Google is well aware of that and has been keeping it in mind when building and expanding Hire particularly to new territories, which in themselves are exercises in handling diversity for AI systems.

Krakovsky noted that one example of how Google has been building more “understanding” AI is in its searches for veterans, who can look for jobs using their own jargon for expertise, which automatically gets translated into other skills in the way they might be described by employers outside the military.

That’s for sourcing jobs, of course. The key for the tech world, if it wants to build products that will have international staying power to upset the existing “hire”archy (sorry), will be to bring that kind of levelling to every aspect of the recruiting process over time.

Those at the top are not sitting back, either: just yesterday Jobvite (ranked fifth largest ATS tracking platform) announced a funding round of $200 million and three acquisitions.

Nov
15
2017
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LinkedIn rolls out its Career Advice mentoring program to US, UK and India

 LinkedIn, the Microsoft-owned social platform for the working world with some 530 million members, has made a big push in the last couple of years to position itself not just as a place to look for new jobs and network, but as a place for professional development — including services for online learning; steady streams of news and other content to expand your knowledge; and most… Read More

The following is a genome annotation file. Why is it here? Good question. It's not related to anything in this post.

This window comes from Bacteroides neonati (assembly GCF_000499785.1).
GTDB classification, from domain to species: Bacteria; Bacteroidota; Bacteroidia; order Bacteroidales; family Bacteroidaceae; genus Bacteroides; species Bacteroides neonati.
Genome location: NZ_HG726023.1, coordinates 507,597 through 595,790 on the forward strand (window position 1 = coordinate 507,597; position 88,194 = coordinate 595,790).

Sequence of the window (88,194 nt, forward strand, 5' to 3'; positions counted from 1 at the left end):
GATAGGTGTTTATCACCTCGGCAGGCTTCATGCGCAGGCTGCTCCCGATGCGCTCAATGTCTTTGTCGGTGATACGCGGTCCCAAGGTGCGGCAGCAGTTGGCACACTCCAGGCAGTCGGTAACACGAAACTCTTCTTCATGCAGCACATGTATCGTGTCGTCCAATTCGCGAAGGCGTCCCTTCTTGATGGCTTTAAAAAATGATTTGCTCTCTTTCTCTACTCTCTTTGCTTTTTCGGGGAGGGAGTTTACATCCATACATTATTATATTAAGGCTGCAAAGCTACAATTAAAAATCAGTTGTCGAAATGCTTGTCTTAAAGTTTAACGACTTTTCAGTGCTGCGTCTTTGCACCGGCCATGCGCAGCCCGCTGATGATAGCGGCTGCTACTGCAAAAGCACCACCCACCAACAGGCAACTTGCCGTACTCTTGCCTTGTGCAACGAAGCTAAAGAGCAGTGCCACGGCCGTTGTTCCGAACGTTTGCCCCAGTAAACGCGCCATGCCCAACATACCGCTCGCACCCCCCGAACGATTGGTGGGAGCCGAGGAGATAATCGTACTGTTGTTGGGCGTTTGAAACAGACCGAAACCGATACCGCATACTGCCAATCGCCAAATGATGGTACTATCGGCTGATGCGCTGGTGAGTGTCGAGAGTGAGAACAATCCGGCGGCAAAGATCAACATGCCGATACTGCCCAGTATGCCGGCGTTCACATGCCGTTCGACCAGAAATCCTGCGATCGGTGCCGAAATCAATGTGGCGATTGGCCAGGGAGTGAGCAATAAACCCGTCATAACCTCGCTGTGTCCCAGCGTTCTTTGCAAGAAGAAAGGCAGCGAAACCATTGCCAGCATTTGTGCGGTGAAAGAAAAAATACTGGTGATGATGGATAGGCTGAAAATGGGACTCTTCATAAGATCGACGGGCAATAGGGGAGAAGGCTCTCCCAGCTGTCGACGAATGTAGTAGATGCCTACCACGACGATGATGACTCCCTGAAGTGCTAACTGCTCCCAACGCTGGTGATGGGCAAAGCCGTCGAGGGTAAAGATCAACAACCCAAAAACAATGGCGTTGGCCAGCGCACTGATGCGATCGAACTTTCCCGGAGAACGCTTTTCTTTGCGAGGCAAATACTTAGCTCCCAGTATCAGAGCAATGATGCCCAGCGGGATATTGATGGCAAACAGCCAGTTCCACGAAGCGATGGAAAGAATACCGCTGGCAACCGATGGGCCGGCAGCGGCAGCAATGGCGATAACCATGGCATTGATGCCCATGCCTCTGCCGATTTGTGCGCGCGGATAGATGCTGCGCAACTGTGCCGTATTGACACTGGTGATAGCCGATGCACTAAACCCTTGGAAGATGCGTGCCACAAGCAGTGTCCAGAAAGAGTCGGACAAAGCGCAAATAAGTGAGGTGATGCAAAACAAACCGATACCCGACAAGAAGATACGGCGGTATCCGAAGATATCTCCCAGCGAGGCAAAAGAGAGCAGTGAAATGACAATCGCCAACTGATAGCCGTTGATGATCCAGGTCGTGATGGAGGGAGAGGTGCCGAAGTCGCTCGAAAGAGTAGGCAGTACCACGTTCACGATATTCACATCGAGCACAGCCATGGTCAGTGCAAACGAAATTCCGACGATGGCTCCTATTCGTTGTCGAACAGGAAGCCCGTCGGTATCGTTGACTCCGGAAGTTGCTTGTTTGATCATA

Oct
04
2017
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LinkedIn to launch Talent Insights, a new analytics tool, as it dives deeper into data

 LinkedIn, the Microsoft-owned social network for the working world with some 500 million members, has made a large business out of recruitment — with some 11 million job listings on the site at any given time, and the recruitment market providing the company with its largest source of revenue. Now it is taking another step ahead in building out that business with a new product:… Read More

Sep
28
2017
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Facebook partners with ZipRecruiter and more aggregators as it ramps up in jobs